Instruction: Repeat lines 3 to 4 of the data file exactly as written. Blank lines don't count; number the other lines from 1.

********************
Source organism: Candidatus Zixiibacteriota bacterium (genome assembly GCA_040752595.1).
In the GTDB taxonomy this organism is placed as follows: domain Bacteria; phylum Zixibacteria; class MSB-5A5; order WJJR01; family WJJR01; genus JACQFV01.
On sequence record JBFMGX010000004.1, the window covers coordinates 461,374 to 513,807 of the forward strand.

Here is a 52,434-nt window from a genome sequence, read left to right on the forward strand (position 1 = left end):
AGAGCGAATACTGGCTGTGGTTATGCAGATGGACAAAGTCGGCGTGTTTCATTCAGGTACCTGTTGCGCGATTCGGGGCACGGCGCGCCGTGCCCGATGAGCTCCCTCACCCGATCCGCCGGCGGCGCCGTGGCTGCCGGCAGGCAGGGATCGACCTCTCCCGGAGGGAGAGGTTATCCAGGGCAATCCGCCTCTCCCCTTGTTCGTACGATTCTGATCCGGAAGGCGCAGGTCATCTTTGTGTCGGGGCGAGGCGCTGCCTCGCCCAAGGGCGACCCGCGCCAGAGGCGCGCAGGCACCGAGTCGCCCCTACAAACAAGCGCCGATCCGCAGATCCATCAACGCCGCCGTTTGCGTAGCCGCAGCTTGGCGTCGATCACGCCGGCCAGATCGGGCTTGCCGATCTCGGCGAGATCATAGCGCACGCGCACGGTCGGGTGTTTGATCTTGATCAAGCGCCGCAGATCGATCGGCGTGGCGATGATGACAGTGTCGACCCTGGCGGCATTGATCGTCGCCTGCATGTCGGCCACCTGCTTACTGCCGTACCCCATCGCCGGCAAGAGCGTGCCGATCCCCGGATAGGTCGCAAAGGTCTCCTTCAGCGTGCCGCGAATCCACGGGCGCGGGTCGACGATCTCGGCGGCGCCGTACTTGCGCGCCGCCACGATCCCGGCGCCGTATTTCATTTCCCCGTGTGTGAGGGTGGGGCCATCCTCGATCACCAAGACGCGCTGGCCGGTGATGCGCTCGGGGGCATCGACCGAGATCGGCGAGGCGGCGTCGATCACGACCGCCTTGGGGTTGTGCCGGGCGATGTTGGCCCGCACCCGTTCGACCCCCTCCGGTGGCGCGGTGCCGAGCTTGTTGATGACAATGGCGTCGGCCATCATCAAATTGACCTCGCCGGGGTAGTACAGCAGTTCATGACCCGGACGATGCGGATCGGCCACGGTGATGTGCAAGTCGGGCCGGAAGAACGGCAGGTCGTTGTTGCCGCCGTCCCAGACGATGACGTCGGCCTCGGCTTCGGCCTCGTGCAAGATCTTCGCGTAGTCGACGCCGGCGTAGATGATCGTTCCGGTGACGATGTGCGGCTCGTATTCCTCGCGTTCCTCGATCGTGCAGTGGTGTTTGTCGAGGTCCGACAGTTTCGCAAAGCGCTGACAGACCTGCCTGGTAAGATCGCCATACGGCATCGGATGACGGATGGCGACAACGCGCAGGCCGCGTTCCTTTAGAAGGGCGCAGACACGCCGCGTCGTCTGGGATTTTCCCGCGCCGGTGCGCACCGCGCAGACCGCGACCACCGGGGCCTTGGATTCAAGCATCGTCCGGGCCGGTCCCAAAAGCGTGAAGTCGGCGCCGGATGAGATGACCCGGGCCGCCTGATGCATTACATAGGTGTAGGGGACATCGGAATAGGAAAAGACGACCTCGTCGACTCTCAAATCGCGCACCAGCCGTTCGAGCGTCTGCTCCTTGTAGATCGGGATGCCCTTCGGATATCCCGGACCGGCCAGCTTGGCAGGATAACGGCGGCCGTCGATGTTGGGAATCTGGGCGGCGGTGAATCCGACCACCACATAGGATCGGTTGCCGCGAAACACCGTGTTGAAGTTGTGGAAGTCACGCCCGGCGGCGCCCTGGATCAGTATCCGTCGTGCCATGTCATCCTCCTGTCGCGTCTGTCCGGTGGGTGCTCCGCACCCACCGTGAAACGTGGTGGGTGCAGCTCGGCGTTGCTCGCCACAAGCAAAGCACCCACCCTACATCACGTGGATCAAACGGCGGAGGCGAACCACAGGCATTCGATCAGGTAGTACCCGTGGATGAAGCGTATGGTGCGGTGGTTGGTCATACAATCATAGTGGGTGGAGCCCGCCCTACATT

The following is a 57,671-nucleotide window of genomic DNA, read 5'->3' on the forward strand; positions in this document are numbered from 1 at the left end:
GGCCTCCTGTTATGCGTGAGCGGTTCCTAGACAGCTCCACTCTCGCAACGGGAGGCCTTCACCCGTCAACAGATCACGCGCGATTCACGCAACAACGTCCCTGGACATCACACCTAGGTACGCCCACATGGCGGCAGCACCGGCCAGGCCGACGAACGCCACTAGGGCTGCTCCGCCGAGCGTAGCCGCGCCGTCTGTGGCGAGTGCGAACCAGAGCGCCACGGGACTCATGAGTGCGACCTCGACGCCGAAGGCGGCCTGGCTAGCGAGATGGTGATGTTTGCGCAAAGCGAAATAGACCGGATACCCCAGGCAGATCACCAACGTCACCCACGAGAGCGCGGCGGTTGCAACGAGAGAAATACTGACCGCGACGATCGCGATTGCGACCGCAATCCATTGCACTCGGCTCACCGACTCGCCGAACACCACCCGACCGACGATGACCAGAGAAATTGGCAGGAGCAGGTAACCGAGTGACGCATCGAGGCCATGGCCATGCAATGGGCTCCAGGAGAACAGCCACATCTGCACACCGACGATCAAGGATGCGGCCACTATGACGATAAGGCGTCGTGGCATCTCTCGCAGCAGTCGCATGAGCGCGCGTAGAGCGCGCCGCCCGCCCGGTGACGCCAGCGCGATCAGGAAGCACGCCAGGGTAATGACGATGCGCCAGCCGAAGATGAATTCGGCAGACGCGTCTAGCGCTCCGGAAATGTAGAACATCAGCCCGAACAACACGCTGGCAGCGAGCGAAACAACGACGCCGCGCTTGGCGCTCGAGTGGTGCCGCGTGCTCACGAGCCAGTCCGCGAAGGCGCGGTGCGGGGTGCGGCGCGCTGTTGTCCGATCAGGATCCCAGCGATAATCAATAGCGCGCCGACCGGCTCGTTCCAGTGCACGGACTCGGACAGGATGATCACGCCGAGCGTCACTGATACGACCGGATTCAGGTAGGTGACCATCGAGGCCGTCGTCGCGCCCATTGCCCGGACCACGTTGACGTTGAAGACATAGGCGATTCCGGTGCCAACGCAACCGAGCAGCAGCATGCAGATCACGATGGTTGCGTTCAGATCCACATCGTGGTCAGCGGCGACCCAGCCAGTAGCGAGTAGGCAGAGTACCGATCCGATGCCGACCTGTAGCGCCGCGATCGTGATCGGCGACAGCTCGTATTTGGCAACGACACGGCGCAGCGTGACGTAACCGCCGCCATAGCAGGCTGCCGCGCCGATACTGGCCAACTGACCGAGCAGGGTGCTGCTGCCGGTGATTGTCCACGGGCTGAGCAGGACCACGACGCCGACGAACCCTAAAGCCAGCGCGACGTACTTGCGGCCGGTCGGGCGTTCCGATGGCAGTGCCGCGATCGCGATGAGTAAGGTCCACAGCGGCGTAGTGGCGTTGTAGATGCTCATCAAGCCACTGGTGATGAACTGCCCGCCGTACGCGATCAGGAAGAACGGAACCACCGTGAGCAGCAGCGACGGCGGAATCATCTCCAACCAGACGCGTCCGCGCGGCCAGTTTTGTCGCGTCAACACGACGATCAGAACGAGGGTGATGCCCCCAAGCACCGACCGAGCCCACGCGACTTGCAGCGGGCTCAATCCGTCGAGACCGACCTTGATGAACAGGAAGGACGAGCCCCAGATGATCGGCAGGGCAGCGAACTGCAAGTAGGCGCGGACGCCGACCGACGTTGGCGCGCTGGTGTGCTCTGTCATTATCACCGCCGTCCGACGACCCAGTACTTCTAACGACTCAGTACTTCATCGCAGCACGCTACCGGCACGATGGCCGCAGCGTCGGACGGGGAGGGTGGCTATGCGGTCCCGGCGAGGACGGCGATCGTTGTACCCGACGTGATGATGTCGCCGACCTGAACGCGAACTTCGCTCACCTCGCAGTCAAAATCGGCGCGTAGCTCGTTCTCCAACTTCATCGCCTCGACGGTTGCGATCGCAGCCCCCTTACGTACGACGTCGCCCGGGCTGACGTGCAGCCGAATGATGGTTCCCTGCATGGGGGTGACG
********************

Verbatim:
On sequence record JBFMGX010000004.1, the window covers coordinates 461,374 to 513,807 of the forward strand.

Here is a 52,434-nt window from a genome sequence, read left to right on the forward strand (position 1 = left end):